I’ve often joked about Dylan’s epic temper tantrums—remember the dog hair?—but I guess I never thought he was particularly out of the ordinary in this regard. Some kids are prone to tantrums, some aren’t, right? But probably most are. That’s why they call it terrible twos, after all.

Yesterday, however, when JB picked him up from school and Dylan was in the midst of some angry tirade about god knows what, his teacher confessed that no one in class tantrumed quite like Dylan. She said it lovingly and with a rueful shaking head, but still. You don’t like to hear that it’s your kid who’s the very best at being very bad, you know?

He get so furious, so upset about the stupidest toddler-sized things, and I know that’s par for the course. 2-year-olds go all Naomi Campbell at the drop of a hat because that’s how they’re wired: with a jumble of frayed, sparking electronics half-submerged in water.

They may lose their shit when faced with the terrible injustice of having to wear shoes, but they’ll go equally ballistic with joy over spotting a squirrel outside. Toddlers are binary creatures and they pretty much either suck or are awesome, with few in-betweens. I know this.

Ah, but still. I feel this creeping sense of failure. Why is it my kid who’s top of the class in shit-losing? What are we doing wrong that he can’t be calmed out of a tantrum, that we’re at his mercy until he’s goddamned well decided to be done?

We try distractions, soothing. We lose our own tempers and yell. We send him to his room. In the end, nothing really helps but time.

Afterwards he wants to be hugged, he buries his little wet face in our necks. It’s like we forget he isn’t in control, in those maddening minutes. We can’t seem to help him get control.

Meanwhile, I worry about my boy Riley, whose reactions to getting hurt are equally epic in sheer energy expenditure. The screaming, the flailing, his crazymaking refusal to allow comfort. Later, the giant damp eyes, the quiet, and my fearful wonder of whether or not we made the situation worse with our own frustration and impatience.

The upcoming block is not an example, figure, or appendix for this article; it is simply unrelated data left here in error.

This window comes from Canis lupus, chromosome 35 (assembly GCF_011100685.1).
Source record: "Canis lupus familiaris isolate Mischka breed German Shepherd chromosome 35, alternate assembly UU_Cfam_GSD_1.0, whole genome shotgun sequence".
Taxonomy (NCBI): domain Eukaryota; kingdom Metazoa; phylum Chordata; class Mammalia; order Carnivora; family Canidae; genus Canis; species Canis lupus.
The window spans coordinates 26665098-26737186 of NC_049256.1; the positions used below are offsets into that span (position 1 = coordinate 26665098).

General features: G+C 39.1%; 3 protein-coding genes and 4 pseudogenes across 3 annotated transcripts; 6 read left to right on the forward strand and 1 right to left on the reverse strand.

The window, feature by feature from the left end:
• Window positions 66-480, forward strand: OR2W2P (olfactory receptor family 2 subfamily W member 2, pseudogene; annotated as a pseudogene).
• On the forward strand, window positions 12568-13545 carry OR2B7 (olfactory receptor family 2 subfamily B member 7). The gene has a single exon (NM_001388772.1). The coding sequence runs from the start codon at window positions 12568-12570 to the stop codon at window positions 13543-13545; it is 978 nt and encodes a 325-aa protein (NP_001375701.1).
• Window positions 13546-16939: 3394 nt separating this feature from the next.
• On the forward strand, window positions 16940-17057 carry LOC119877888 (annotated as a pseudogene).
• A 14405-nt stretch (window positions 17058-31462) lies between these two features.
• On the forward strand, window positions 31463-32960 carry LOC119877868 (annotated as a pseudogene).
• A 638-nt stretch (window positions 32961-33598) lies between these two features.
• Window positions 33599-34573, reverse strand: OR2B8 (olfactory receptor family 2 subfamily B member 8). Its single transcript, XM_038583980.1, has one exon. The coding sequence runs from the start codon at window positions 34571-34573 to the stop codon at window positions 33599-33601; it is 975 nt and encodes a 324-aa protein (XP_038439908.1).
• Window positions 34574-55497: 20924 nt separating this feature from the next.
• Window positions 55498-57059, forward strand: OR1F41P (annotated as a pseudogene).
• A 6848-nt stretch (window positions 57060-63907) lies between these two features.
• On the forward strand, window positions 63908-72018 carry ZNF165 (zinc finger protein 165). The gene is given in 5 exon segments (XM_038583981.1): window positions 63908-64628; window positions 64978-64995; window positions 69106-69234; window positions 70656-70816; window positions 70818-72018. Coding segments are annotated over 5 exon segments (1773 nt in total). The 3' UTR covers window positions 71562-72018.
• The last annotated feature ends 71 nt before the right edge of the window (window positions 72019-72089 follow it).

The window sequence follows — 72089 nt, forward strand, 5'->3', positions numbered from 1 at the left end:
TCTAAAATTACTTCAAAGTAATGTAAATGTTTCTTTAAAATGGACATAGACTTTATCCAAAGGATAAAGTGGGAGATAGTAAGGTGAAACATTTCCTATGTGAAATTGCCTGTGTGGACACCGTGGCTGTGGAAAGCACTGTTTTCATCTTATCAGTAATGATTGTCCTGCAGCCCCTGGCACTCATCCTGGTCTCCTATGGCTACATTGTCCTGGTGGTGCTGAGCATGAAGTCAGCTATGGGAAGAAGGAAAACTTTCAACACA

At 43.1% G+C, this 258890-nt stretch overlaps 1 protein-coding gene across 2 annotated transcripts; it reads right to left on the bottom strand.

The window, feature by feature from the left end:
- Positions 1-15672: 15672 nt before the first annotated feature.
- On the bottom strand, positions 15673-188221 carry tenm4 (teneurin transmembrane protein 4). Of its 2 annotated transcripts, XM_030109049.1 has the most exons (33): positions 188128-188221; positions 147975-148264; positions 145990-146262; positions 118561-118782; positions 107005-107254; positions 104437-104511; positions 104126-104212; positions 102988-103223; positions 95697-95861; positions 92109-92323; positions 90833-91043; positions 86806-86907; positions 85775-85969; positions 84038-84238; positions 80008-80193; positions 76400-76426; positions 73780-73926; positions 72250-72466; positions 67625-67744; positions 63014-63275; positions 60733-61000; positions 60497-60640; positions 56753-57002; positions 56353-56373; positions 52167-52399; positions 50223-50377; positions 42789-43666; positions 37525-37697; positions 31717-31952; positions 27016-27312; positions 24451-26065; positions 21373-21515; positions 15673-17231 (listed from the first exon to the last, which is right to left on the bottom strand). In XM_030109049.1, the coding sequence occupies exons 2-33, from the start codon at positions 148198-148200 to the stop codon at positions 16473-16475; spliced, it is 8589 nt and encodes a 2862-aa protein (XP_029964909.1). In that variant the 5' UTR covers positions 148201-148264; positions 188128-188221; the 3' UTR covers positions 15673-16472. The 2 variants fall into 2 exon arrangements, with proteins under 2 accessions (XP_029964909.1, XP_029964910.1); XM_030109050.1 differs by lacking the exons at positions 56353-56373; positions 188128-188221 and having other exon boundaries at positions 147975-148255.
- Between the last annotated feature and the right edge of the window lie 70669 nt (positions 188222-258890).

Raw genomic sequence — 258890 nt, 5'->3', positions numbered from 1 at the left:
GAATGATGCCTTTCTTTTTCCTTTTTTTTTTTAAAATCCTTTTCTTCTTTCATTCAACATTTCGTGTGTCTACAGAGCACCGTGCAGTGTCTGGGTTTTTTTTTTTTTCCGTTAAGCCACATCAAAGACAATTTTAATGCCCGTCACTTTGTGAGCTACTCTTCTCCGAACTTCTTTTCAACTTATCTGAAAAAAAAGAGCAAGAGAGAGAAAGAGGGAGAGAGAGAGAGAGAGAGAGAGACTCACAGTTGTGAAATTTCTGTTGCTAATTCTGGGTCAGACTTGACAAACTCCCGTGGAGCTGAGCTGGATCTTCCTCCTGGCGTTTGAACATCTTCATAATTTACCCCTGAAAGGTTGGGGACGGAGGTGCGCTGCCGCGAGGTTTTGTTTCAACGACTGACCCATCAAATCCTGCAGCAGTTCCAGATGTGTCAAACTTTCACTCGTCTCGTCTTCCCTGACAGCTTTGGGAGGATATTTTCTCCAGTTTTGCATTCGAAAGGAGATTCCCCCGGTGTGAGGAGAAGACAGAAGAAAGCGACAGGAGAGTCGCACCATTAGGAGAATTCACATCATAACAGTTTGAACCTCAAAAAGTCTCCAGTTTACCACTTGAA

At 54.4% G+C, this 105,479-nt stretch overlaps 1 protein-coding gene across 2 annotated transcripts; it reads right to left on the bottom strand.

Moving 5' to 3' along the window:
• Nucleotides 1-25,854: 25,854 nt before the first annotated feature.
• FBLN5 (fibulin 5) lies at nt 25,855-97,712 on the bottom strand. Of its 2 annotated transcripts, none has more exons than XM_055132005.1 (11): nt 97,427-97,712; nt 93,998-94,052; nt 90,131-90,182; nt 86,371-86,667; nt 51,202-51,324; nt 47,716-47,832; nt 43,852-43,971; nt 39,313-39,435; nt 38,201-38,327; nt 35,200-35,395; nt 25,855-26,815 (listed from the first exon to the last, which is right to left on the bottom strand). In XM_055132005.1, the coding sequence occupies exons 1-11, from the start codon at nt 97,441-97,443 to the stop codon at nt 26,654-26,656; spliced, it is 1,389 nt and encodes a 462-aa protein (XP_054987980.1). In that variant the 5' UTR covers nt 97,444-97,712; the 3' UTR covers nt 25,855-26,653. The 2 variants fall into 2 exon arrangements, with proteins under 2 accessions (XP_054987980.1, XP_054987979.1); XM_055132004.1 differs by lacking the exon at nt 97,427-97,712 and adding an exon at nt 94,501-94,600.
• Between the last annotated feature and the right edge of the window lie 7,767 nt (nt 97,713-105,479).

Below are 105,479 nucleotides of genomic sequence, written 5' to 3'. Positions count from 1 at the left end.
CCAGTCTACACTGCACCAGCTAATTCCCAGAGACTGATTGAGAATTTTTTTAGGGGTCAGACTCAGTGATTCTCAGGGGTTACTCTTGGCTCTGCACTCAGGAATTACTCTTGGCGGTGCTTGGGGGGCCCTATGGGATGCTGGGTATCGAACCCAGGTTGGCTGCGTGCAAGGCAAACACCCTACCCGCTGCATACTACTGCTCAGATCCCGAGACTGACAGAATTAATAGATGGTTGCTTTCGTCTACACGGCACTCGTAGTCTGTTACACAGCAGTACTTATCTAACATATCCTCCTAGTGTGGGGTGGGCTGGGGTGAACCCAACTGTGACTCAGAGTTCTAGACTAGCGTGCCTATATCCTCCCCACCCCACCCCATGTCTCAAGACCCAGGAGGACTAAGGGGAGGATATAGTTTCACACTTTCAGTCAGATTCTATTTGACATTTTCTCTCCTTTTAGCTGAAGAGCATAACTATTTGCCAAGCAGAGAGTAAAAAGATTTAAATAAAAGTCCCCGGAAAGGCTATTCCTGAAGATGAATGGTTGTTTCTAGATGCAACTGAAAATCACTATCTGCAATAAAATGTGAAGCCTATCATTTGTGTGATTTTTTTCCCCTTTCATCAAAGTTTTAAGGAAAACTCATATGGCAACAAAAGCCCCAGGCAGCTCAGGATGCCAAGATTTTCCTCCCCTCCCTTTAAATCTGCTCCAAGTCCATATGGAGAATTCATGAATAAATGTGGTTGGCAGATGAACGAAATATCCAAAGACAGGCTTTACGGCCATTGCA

Different issues, same loss of control. Same inability to cope. Same parental bumbling—what do I do, what do I do, what do I do. Ultimately, the parents end up in the same place as the children: operating by emotion, filled with regret afterwards.

And how ridiculous it is, how stupid and painful to admit that I have this hope or expectation that they can learn to control themselves better—when I can’t seem to do it myself.

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Cara
13 years ago

My mother was flat out amazing and raised two fully functioning, healthy adults who never got in to any serious trouble, etc etc. And we both were highly emotional kids who had out of control tantrums until our brains developed enough to allow for some self-control. If it happened in public, she’d take us in to the bathroom (at the start, when she could still safely pick us up and move us) and sit on the counter waiting for it to be over. There was no calming us down until we wound down… Just to let you know you’re not alone in this.

Lori
Lori
13 years ago

I really don’t think you are doing anything wrong. But I seem to have a two-year-old who is better at throwing temper tantrums than any other two-year-old, too. So maybe I’m just lying to myself.

God I hope not.

I think we’re at the peak of the terrible two’s. That is if we get any higher, I’m jumping. And please don’t tell me about THREE. Fingers in ears. La la la.

samantha jo campen
13 years ago

It’s something isn’t it? I just think of it this way: how am I when I’m at the very HEIGHT of PMSing? I know how that feels–wanting to throw a coffee mug at someone’s face because they asked me how my weekend was. And I don’t, but I’d love to.

I imagine toddlers feel the exact same way as us but can’t reign it in. And if I WERE able to go balls to the wall with rage I’d feel so much better. Much like a good cry. So when it comes to Theo and his fits, we let him go to town as long as he’s not hurting himself or others. Because I imagine that’s what I’d want. Sometimes I DON’T want anyone to try to make me feel better dammit–I’M ANGRY RAWR! And afterwards? We’re all good dude.

At least he wants hugs afterwards you know? That’s a good sign in my opinion and it’s not like I know what I’m talking about.

Toddlers. Little walking ids.

Melospiza
13 years ago

I think that two-year-old behavior, especially on the losing-it, out-of-control end of the spectrum, has much less to do with parenting and much more to do with innate personality. I.e., Dylan’s passionate, not (at all!!) badly parented.